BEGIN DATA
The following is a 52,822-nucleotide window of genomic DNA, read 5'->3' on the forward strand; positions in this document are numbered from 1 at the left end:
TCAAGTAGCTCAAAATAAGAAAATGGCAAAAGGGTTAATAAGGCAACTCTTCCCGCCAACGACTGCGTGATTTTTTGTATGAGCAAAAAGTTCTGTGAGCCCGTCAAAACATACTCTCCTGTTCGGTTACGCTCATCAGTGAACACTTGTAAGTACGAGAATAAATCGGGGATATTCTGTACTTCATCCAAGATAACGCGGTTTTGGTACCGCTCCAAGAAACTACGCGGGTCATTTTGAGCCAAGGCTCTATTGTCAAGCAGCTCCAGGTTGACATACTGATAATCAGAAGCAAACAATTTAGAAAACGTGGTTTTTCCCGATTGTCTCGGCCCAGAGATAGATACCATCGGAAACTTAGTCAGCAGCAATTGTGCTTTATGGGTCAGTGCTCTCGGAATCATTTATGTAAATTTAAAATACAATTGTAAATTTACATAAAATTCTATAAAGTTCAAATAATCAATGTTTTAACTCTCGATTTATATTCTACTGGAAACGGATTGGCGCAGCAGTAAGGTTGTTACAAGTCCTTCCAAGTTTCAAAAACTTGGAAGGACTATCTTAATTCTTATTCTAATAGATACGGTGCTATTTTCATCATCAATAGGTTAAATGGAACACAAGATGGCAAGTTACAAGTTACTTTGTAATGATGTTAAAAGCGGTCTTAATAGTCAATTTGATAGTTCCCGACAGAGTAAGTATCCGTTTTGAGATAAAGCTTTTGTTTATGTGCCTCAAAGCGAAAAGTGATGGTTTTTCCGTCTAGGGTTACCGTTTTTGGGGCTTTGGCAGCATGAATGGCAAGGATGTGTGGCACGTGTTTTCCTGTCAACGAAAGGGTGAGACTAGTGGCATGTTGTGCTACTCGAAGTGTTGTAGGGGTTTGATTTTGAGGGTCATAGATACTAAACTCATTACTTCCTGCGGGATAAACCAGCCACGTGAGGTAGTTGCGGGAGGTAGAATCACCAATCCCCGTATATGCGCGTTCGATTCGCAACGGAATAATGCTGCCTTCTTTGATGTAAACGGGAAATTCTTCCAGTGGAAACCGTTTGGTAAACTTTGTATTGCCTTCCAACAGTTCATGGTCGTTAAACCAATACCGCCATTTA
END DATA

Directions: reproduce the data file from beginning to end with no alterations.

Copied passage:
The following is a 52,822-nucleotide window of genomic DNA, read 5'->3' on the forward strand; positions in this document are numbered from 1 at the left end:
TCAAGTAGCTCAAAATAAGAAAATGGCAAAAGGGTTAATAAGGCAACTCTTCCCGCCAACGACTGCGTGATTTTTTGTATGAGCAAAAAGTTCTGTGAGCCCGTCAAAACATACTCTCCTGTTCGGTTACGCTCATCAGTGAACACTTGTAAGTACGAGAATAAATCGGGGATATTCTGTACTTCATCCAAGATAACGCGGTTTTGGTACCGCTCCAAGAAACTACGCGGGTCATTTTGAGCCAAGGCTCTATTGTCAAGCAGCTCCAGGTTGACATACTGATAATCAGAAGCAAACAATTTAGAAAACGTGGTTTTTCCCGATTGTCTCGGCCCAGAGATAGATACCATCGGAAACTTAGTCAGCAGCAATTGTGCTTTATGGGTCAGTGCTCTCGGAATCATTTATGTAAATTTAAAATACAATTGTAAATTTACATAAAATTCTATAAAGTTCAAATAATCAATGTTTTAACTCTCGATTTATATTCTACTGGAAACGGATTGGCGCAGCAGTAAGGTTGTTACAAGTCCTTCCAAGTTTCAAAAACTTGGAAGGACTATCTTAATTCTTATTCTAATAGATACGGTGCTATTTTCATCATCAATAGGTTAAATGGAACACAAGATGGCAAGTTACAAGTTACTTTGTAATGATGTTAAAAGCGGTCTTAATAGTCAATTTGATAGTTCCCGACAGAGTAAGTATCCGTTTTGAGATAAAGCTTTTGTTTATGTGCCTCAAAGCGAAAAGTGATGGTTTTTCCGTCTAGGGTTACCGTTTTTGGGGCTTTGGCAGCATGAATGGCAAGGATGTGTGGCACGTGTTTTCCTGTCAACGAAAGGGTGAGACTAGTGGCATGTTGTGCTACTCGAAGTGTTGTAGGGGTTTGATTTTGAGGGTCATAGATACTAAACTCATTACTTCCTGCGGGATAAACCAGCCACGTGAGGTAGTTGCGGGAGGTAGAATCACCAATCCCCGTATATGCGCGTTCGATTCGCAACGGAATAATGCTGCCTTCTTTGATGTAAACGGGAAATTCTTCCAGTGGAAACCGTTTGGTAAACTTTGTATTGCCTTCCAACAGTTCATGGTCGTTAAACCAATACCGCCATTTA